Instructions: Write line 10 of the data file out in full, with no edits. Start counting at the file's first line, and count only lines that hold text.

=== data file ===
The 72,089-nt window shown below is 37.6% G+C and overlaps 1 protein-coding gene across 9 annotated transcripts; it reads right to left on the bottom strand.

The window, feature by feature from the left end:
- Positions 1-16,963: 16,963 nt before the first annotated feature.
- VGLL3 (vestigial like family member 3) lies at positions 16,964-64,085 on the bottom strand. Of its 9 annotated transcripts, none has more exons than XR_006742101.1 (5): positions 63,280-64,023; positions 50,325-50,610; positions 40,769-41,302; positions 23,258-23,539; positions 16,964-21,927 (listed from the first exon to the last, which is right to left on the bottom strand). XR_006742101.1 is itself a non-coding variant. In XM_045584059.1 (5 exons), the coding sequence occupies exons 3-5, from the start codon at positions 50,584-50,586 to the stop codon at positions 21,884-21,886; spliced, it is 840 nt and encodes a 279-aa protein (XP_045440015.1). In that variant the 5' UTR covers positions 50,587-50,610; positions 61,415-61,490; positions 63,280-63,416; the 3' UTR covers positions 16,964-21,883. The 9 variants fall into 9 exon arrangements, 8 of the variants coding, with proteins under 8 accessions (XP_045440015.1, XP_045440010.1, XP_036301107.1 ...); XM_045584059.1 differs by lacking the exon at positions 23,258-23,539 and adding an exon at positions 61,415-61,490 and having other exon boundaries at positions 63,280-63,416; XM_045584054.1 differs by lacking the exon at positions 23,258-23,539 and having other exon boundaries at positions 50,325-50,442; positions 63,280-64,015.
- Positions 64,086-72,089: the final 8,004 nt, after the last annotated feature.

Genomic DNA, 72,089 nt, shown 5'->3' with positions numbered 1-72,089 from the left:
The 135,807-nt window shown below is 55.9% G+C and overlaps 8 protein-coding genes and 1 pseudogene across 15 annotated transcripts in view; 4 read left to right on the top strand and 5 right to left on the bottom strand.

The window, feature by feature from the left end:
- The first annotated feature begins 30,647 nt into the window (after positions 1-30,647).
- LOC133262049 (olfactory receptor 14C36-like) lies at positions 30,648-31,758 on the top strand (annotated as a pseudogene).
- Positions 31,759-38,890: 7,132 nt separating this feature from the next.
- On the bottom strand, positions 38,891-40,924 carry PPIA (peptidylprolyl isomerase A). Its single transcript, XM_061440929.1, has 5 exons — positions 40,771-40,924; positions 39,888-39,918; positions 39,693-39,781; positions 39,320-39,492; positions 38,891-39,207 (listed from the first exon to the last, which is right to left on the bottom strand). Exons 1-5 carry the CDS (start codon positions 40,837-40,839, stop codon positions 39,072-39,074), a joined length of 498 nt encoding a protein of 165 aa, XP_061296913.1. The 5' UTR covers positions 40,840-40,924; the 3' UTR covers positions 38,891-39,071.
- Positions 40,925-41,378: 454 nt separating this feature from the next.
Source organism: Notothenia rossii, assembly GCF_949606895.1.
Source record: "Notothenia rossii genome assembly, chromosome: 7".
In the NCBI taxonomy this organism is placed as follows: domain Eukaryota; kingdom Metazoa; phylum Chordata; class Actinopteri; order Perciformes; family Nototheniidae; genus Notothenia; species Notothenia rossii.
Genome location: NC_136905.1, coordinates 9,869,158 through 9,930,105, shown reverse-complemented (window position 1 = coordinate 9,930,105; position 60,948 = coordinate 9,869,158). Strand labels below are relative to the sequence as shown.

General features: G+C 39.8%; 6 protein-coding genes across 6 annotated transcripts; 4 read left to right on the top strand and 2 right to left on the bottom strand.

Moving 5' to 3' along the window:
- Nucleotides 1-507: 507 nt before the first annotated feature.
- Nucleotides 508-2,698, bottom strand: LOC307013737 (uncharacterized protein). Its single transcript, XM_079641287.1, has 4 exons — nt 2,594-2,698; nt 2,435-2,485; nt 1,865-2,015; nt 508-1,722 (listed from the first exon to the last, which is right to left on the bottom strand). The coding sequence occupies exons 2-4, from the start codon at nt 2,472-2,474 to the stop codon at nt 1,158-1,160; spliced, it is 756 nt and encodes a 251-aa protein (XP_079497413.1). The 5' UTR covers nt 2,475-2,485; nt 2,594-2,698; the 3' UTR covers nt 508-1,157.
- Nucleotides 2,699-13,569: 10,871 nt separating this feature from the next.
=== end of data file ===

- LOC133262049 (olfactory receptor 14C36-like) lies at positions 30,648-31,758 on the top strand (annotated as a pseudogene).